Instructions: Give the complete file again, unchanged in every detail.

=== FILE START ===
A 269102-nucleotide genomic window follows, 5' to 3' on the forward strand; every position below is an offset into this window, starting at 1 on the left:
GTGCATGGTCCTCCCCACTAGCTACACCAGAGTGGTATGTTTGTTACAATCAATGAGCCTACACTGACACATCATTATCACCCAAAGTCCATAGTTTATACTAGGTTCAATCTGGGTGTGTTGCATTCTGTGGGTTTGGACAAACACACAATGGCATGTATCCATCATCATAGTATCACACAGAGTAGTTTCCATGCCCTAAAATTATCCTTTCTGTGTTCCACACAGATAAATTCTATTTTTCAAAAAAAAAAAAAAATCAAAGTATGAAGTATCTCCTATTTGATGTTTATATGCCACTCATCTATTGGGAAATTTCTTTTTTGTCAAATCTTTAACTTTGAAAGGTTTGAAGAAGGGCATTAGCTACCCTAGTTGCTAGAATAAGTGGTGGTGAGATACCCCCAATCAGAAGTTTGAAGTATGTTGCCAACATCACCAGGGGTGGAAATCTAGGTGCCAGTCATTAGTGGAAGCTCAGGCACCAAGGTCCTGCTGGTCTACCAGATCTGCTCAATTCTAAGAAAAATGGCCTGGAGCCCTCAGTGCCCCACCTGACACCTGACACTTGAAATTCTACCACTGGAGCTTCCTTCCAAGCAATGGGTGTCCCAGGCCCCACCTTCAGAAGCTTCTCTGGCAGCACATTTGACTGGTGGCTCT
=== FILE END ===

A 269102-nucleotide genomic window follows, 5' to 3' on the forward strand; every position below is an offset into this window, starting at 1 on the left:
GTGCATGGTCCTCCCCACTAGCTACACCAGAGTGGTATGTTTGTTACAATCAATGAGCCTACACTGACACATCATTATCACCCAAAGTCCATAGTTTATACTAGGTTCAATCTGGGTGTGTTGCATTCTGTGGGTTTGGACAAACACACAATGGCATGTATCCATCATCATAGTATCACACAGAGTAGTTTCCATGCCCTAAAATTATCCTTTCTGTGTTCCACACAGATAAATTCTATTTTTCAAAAAAAAAAAAAAATCAAAGTATGAAGTATCTCCTATTTGATGTTTATATGCCACTCATCTATTGGGAAATTTCTTTTTTGTCAAATCTTTAACTTTGAAAGGTTTGAAGAAGGGCATTAGCTACCCTAGTTGCTAGAATAAGTGGTGGTGAGATACCCCCAATCAGAAGTTTGAAGTATGTTGCCAACATCACCAGGGGTGGAAATCTAGGTGCCAGTCATTAGTGGAAGCTCAGGCACCAAGGTCCTGCTGGTCTACCAGATCTGCTCAATTCTAAGAAAAATGGCCTGGAGCCCTCAGTGCCCCACCTGACACCTGACACTTGAAATTCTACCACTGGAGCTTCCTTCCAAGCAATGGGTGTCCCAGGCCCCACCTTCAGAAGCTTCTCTGGCAGCACATTTGACTGGTGGCTCT